docker pull mcr.microsoft.com/mssql/server:2017-latest

Now let’s check what docker images I have on my machine.

I already had a SQL Server docker image, so I didn’t have to download it for the second time.

Now let’s create and run a docker container with the command:

docker run -e "ACCEPT_EULA=Y" -e "SA_PASSWORD=myPass123" -p 1433:1433 --name primeHotelDb -d mcr.microsoft.com/mssql/server:2017-latest

A few comments on what is happening here:

  • we are creating a docker container with the name primeHotelDb
  • we are using a mcr.microsoft.com/mssql/server:2017-latest docker image
  • we are passing ACCEPT_EULA and SA_PASSWORD parameters
  • this will set up a password myPass123 for the SQL Server for user sa
  • SQL Server will be available on localhost on port 1433, which is a first of the two passed in

Now, let’s check that we can connect to this SQL Server, I’m using an Azure Data Studio, which is a handy tool and I must admit – much quicker then SQL Server Management Studio.

The connection was successful, let’s now make some changes and save it, so that we would know later on, that the state of this container was persisted.

As you can see, I created an empty HotelDB database.

Preserving the container state

The easiest way to preserve the state of a container is to send a docker repository. I choose Docker Hub cause it comes with Docker Desktop installation and it’s free for community use. 

But first, we need to:

  • commit changes made in our container to a new docker image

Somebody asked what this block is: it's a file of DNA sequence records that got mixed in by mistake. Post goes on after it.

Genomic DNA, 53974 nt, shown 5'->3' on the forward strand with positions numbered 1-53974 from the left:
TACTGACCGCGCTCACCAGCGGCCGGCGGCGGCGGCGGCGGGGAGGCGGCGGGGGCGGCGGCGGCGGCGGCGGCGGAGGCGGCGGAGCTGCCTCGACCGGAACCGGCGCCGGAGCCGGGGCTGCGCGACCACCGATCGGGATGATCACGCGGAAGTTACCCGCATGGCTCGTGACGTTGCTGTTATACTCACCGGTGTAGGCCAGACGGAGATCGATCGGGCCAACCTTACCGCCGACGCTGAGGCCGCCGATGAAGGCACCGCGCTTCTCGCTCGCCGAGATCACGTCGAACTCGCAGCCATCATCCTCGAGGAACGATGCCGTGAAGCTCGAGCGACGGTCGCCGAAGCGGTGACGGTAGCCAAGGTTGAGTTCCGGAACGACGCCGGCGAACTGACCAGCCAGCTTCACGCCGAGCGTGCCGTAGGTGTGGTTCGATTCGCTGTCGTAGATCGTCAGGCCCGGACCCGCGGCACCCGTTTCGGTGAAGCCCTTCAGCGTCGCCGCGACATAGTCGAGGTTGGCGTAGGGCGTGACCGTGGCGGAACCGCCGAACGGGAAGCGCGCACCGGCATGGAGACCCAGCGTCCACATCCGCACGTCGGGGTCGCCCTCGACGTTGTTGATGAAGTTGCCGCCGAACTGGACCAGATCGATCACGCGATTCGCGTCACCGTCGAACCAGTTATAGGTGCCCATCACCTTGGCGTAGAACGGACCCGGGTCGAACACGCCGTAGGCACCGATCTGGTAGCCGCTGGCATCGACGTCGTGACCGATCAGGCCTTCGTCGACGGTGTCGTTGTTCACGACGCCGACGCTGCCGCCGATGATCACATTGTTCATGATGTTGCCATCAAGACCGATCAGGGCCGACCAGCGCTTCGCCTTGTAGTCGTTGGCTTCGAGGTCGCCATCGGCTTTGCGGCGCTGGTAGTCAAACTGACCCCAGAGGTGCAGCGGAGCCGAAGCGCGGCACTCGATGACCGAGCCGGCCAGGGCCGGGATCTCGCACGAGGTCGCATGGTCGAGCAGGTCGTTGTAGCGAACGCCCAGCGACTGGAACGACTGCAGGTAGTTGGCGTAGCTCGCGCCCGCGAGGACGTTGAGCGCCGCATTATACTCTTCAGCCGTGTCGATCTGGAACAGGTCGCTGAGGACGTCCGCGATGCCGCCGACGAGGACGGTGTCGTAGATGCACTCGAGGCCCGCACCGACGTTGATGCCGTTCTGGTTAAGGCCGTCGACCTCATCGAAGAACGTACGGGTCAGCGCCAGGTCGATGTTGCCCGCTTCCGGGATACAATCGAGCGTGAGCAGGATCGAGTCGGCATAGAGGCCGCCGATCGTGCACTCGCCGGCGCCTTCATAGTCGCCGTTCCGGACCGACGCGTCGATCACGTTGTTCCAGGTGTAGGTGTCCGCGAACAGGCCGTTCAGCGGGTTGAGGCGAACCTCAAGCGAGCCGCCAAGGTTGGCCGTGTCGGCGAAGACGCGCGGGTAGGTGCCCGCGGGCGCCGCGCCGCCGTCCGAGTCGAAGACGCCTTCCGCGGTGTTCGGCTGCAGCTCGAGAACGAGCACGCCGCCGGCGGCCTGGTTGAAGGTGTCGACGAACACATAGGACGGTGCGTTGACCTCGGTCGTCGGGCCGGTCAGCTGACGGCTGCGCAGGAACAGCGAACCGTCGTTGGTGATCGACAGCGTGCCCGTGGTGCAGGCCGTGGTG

• we need to name our image michalbialecki/prime-hotel-db

This is because my Docker Hub account is michalbialecki and it will accept repositories only in that format. This can be done with a single command

docker commit primeHotelDb michalbialecki/prime-hotel-db

Now let’s check how my docker images look like.

Apart from Microsoft’s original image, there is my new image named michalbialecki/prime-hotel-db.

Let’s send this image to Docker Hub. To do that we need to log in.

docker login --username=michalbialecki

And after providing a valid password you should see something like this:

Next thing we need to do it to push the image to Docker Hub.

docker push michalbialecki/prime-hotel-db

And our docker image will be pushed to the Docker Hub repository.

After the process finish, I can go to the browser and check my Docker Hub account.

Yay! There is my image! In Docker Hub I can add collaborators, so they will be able to push images to my repository as well.

Now let’s check that it really works. Let’s remove my hotel container and repository from my machine.

docker stop primeHotelDb
docker rm primeHotelDb

Now if you list your container, there should be no primeHotelDb (docker ps -a).

The next command will remove the docker image.

docker rmi michalbialecki/prime-hotel-db

You can check, that this image was removed (docker images).

The next thing to do is to pull a docker image from Docker Hub.

docker pull michalbialecki/prime-hotel-db

Now let’s create a new image and run the container under the name primeHotelDbV2.

docker run -p 1433:1433 --name primeHotelDbV2 michalbialecki/prime-hotel-db

Then if I connect to the container with Azure Data Studio, I will see, that my HotelDb exists. It means, that changes done to my container were persisted!


In this article, we learned how to:

  • set up a docker image with SQL Server inside
  • connect to an instance of SQL Server in a container
  • save you local changes to a new docker image
  • push and share docker image with Docker Hub  

As you could see, docker is nothing to be afraid of. It is a great way to host apps regardless of the operating system. It is also a great way to work with SQL Server without the need to install and configure everything yourself.

Hope you found that useful, cheers!